Richard Henry is the owner of Marine Depot BVI. A Guyana native, he has lived in the Virgin Islands for 35 years. Below are his words, condensed and edited by Conor King Devitt.

 

His business

We cater for all boating equipment — engines and all boating parts. We supply people like the police force, we supply the health services with masks and all those things. We supply the Ports Authority. We supply the bigger charter companies here like The Moorings. We lost business from Bitter End and all those places who were very good customers to us but because of the storm a lot of them closed down. Bitter End, Scrub Island, Saba Rock. They’re not in business right now and they were our good customers.

We see a drastic decrease in business. It’s probably about 50 percent down. This structure here [at the store], we didn’t have any damage in here, but we lost the warehouse over at Port Purcell. We lost somewhere in the vicinity of about $250,000 with the flood, the hurricane and the looting. They stole about 150 marine batteries from us, out of the warehouse after the storm. I didn’t have any insurance so I had to foot everything myself. We’re in the process of rebuilding. We acquired the floor above for our warehouse and that ended up to be a little bit of a disaster because my forklift could only lift up to 16 feet and the height of there is 16 feet, so we’re short about five inches to get a full pallet up there. I have to build a ramp or something at some point.

 

After the storm

Because of the inventory we carry, we were able to open back within a couple of weeks [after the storm]. As soon as I had my house in a situation where I could live in it, then I concentrated on the business. At the moment we’re working on the house as well. So we’re still in the recovery and rebuilding stages. It has been a steady stream [of customers] but not as lucrative as it used to be compared with last year. Because, you got to remember, this business is only six months a year. Our busy season is from November 1st to the end of April. After that it starts going downhill until the end of October.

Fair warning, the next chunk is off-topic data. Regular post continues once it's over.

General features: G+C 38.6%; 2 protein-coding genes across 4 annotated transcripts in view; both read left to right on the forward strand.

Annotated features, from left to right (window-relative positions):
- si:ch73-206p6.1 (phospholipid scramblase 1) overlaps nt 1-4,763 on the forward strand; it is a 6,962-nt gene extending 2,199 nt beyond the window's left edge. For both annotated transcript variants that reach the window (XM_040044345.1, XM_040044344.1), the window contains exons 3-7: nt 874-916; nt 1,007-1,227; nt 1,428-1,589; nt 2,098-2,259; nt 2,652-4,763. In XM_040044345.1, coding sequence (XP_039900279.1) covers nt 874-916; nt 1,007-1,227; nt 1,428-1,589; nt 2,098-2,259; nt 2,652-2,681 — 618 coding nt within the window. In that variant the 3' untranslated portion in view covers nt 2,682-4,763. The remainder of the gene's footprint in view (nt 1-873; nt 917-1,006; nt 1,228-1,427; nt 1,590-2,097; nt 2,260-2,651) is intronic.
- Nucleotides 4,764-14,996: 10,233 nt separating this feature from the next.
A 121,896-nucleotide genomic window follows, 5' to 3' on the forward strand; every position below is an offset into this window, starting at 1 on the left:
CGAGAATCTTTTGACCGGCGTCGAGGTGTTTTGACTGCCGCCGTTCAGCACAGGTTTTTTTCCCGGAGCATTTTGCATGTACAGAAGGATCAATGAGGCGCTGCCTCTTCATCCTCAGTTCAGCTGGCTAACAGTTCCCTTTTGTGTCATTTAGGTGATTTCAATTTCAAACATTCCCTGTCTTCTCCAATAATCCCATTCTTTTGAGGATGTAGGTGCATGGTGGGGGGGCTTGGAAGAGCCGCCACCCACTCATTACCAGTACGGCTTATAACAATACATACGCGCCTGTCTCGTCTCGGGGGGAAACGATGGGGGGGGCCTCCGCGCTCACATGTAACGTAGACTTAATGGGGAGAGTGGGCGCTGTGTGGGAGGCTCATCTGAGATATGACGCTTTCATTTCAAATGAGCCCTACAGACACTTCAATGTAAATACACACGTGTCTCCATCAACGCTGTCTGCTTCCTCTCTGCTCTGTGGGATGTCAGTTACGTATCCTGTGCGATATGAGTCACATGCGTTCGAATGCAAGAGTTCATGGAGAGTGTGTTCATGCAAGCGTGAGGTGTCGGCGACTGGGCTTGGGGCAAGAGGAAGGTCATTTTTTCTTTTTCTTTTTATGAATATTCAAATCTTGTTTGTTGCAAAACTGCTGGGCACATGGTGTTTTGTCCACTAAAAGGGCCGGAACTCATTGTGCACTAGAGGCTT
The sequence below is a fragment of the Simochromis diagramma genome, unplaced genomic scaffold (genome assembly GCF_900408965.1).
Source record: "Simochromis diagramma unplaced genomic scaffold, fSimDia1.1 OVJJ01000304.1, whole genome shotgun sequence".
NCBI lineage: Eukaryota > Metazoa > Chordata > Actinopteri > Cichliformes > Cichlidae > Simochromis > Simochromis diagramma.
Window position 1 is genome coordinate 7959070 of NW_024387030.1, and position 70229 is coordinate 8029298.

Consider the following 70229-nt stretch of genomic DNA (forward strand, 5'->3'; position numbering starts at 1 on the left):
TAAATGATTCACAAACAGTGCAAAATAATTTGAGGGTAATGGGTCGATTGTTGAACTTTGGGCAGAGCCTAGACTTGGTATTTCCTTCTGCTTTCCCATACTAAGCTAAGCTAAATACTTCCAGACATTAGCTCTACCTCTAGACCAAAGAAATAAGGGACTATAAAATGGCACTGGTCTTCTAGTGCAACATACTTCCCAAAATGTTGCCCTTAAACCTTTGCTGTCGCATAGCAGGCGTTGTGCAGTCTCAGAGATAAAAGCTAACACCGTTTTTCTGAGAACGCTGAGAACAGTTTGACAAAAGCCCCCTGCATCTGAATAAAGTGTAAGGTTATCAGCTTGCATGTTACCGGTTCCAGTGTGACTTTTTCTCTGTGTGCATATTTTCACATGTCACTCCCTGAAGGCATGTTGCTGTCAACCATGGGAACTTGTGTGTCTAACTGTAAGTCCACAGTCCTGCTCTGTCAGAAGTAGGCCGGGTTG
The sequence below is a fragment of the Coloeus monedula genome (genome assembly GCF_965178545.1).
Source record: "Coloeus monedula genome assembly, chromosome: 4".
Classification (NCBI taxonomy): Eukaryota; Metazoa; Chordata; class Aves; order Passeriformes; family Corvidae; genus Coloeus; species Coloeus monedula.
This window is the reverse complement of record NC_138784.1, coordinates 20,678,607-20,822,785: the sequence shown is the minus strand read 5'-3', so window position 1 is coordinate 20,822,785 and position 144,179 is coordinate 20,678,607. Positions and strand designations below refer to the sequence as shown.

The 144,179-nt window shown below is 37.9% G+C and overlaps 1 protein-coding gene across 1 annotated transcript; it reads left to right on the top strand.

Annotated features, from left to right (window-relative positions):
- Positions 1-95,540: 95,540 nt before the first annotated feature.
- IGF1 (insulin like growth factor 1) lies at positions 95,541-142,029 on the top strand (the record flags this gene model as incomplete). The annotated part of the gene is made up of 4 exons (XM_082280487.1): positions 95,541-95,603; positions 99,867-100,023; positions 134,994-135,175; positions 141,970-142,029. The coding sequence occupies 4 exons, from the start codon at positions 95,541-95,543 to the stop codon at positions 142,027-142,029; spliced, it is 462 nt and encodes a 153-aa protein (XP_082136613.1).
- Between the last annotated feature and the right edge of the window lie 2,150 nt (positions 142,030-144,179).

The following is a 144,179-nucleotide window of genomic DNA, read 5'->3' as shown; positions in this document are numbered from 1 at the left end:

Staying consistent

We didn’t have to cut any staff. We just gotta stay consistent, keep the doors open, which is a struggle sometimes because sometimes you are short of staff. It’s a little bit more difficult right now [to access all of our products] because a couple of the companies we used deal with stateside, they’re going out of business and it’s causing [there to be] a longer time for me to access stuff. We do a lot of special ordering for people. Like somebody would come in here and they wanted something, I try to get it in overnight to them. We use FedEx a lot to get it in overnight.

 

Personal life

[I’ve personally been] fairly okay. My family has relocated, but that happened before the storm, because my son started school up in Florida, so my wife is up there with him. But between them up there and I down here, it was a little bit more stressful, you know? No use to complain. Everybody is in the same situation.

I was hoping that the infrastructure would’ve been back and running properly. One of our biggest concerns right now is the internet. The internet is very, very slow and inefficient right now and that happens for home as well as for the business. That’s one of our main things right now. If we could get good service for the internet, instead of waiting for stuff to download, it would save some time. But I don’t foresee them doing anything with it right now. We’re thankful that we got back electricity and water.


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